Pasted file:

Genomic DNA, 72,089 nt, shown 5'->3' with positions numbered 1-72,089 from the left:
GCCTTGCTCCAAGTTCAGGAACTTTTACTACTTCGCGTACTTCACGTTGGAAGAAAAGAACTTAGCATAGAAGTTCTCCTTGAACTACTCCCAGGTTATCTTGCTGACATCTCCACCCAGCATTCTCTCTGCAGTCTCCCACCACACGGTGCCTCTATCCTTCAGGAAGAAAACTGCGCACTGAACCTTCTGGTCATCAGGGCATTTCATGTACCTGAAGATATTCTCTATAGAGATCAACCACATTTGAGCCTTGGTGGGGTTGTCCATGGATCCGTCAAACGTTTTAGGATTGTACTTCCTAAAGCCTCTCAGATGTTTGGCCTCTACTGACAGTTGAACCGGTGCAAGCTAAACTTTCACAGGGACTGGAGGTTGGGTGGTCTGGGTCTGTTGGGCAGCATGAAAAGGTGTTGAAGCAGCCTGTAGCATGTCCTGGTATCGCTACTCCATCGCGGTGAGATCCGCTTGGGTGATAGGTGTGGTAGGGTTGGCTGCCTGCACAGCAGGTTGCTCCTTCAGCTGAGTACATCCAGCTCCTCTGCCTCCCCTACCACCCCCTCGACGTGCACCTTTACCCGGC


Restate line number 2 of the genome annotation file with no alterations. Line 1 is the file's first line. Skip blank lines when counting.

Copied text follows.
GCCTTGCTCCAAGTTCAGGAACTTTTACTACTTCGCGTACTTCACGTTGGAAGAAAAGAACTTAGCATAGAAGTTCTCCTTGAACTACTCCCAGGTTATCTTGCTGACATCTCCACCCAGCATTCTCTCTGCAGTCTCCCACCACACGGTGCCTCTATCCTTCAGGAAGAAAACTGCGCACTGAACCTTCTGGTCATCAGGGCATTTCATGTACCTGAAGATATTCTCTATAGAGATCAACCACATTTGAGCCTTGGTGGGGTTGTCCATGGATCCGTCAAACGTTTTAGGATTGTACTTCCTAAAGCCTCTCAGATGTTTGGCCTCTACTGACAGTTGAACCGGTGCAAGCTAAACTTTCACAGGGACTGGAGGTTGGGTGGTCTGGGTCTGTTGGGCAGCATGAAAAGGTGTTGAAGCAGCCTGTAGCATGTCCTGGTATCGCTACTCCATCGCGGTGAGATCCGCTTGGGTGATAGGTGTGGTAGGGTTGGCTGCCTGCACAGCAGGTTGCTCCTTCAGCTGAGTACATCCAGCTCCTCTGCCTCCCCTACCACCCCCTCGACGTGCACCTTTACCCGGC